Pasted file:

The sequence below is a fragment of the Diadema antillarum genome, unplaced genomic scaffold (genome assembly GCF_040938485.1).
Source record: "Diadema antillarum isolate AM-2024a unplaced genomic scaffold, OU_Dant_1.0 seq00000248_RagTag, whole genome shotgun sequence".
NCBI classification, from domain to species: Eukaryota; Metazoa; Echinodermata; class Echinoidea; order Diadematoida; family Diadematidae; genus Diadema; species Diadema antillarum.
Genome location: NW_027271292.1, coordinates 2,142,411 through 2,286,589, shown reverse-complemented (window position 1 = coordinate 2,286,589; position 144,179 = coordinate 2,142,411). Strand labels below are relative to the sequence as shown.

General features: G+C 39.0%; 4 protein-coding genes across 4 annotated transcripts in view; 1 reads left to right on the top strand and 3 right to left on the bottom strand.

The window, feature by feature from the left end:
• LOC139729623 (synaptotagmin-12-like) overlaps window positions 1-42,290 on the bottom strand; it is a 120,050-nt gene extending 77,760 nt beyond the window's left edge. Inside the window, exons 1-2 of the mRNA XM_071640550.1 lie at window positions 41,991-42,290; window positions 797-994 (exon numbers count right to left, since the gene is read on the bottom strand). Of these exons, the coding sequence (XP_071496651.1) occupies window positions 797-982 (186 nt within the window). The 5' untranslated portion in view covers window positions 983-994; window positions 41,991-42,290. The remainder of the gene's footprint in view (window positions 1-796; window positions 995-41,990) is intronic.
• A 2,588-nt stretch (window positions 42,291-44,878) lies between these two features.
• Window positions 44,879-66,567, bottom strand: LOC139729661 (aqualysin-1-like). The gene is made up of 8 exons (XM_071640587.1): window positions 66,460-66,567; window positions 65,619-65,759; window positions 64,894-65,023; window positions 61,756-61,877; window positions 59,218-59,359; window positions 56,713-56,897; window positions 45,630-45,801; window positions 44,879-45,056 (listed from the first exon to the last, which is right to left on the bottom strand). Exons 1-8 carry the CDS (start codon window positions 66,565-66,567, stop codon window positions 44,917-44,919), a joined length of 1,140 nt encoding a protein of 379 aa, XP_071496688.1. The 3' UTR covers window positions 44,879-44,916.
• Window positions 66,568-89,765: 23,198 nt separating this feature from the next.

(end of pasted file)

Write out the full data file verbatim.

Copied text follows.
The sequence below is a fragment of the Diadema antillarum genome, unplaced genomic scaffold (genome assembly GCF_040938485.1).
Source record: "Diadema antillarum isolate AM-2024a unplaced genomic scaffold, OU_Dant_1.0 seq00000248_RagTag, whole genome shotgun sequence".
NCBI classification, from domain to species: Eukaryota; Metazoa; Echinodermata; class Echinoidea; order Diadematoida; family Diadematidae; genus Diadema; species Diadema antillarum.
Genome location: NW_027271292.1, coordinates 2,142,411 through 2,286,589, shown reverse-complemented (window position 1 = coordinate 2,286,589; position 144,179 = coordinate 2,142,411). Strand labels below are relative to the sequence as shown.

General features: G+C 39.0%; 4 protein-coding genes across 4 annotated transcripts in view; 1 reads left to right on the top strand and 3 right to left on the bottom strand.

The window, feature by feature from the left end:
• LOC139729623 (synaptotagmin-12-like) overlaps window positions 1-42,290 on the bottom strand; it is a 120,050-nt gene extending 77,760 nt beyond the window's left edge. Inside the window, exons 1-2 of the mRNA XM_071640550.1 lie at window positions 41,991-42,290; window positions 797-994 (exon numbers count right to left, since the gene is read on the bottom strand). Of these exons, the coding sequence (XP_071496651.1) occupies window positions 797-982 (186 nt within the window). The 5' untranslated portion in view covers window positions 983-994; window positions 41,991-42,290. The remainder of the gene's footprint in view (window positions 1-796; window positions 995-41,990) is intronic.
• A 2,588-nt stretch (window positions 42,291-44,878) lies between these two features.
• Window positions 44,879-66,567, bottom strand: LOC139729661 (aqualysin-1-like). The gene is made up of 8 exons (XM_071640587.1): window positions 66,460-66,567; window positions 65,619-65,759; window positions 64,894-65,023; window positions 61,756-61,877; window positions 59,218-59,359; window positions 56,713-56,897; window positions 45,630-45,801; window positions 44,879-45,056 (listed from the first exon to the last, which is right to left on the bottom strand). Exons 1-8 carry the CDS (start codon window positions 66,565-66,567, stop codon window positions 44,917-44,919), a joined length of 1,140 nt encoding a protein of 379 aa, XP_071496688.1. The 3' UTR covers window positions 44,879-44,916.
• Window positions 66,568-89,765: 23,198 nt separating this feature from the next.